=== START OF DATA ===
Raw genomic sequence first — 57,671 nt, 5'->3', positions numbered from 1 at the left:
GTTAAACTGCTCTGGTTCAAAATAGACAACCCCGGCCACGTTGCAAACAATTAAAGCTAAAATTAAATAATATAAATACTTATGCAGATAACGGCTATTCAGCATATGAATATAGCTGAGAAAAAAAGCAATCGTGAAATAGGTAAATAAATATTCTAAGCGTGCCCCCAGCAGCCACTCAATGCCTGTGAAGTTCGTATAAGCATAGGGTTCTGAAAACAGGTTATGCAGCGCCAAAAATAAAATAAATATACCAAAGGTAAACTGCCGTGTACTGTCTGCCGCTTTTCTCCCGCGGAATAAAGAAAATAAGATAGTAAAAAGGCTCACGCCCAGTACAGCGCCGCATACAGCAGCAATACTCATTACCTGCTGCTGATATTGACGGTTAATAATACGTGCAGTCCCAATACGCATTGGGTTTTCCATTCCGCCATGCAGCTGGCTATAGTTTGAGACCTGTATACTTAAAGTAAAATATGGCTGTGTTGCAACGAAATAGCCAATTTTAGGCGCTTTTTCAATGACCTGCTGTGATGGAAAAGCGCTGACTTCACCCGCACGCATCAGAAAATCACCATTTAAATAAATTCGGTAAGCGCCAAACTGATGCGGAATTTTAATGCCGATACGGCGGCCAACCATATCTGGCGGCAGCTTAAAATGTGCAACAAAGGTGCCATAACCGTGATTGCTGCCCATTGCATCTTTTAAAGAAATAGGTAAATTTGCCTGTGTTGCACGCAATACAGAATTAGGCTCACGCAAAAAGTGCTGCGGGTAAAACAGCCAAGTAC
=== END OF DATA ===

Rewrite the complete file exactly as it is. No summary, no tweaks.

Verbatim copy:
Raw genomic sequence first — 57,671 nt, 5'->3', positions numbered from 1 at the left:
GTTAAACTGCTCTGGTTCAAAATAGACAACCCCGGCCACGTTGCAAACAATTAAAGCTAAAATTAAATAATATAAATACTTATGCAGATAACGGCTATTCAGCATATGAATATAGCTGAGAAAAAAAGCAATCGTGAAATAGGTAAATAAATATTCTAAGCGTGCCCCCAGCAGCCACTCAATGCCTGTGAAGTTCGTATAAGCATAGGGTTCTGAAAACAGGTTATGCAGCGCCAAAAATAAAATAAATATACCAAAGGTAAACTGCCGTGTACTGTCTGCCGCTTTTCTCCCGCGGAATAAAGAAAATAAGATAGTAAAAAGGCTCACGCCCAGTACAGCGCCGCATACAGCAGCAATACTCATTACCTGCTGCTGATATTGACGGTTAATAATACGTGCAGTCCCAATACGCATTGGGTTTTCCATTCCGCCATGCAGCTGGCTATAGTTTGAGACCTGTATACTTAAAGTAAAATATGGCTGTGTTGCAACGAAATAGCCAATTTTAGGCGCTTTTTCAATGACCTGCTGTGATGGAAAAGCGCTGACTTCACCCGCACGCATCAGAAAATCACCATTTAAATAAATTCGGTAAGCGCCAAACTGATGCGGAATTTTAATGCCGATACGGCGGCCAACCATATCTGGCGGCAGCTTAAAATGTGCAACAAAGGTGCCATAACCGTGATTGCTGCCCATTGCATCTTTTAAAGAAATAGGTAAATTTGCCTGTGTTGCACGCAATACAGAATTAGGCTCACGCAAAAAGTGCTGCGGGTAAAACAGCCAAGTAC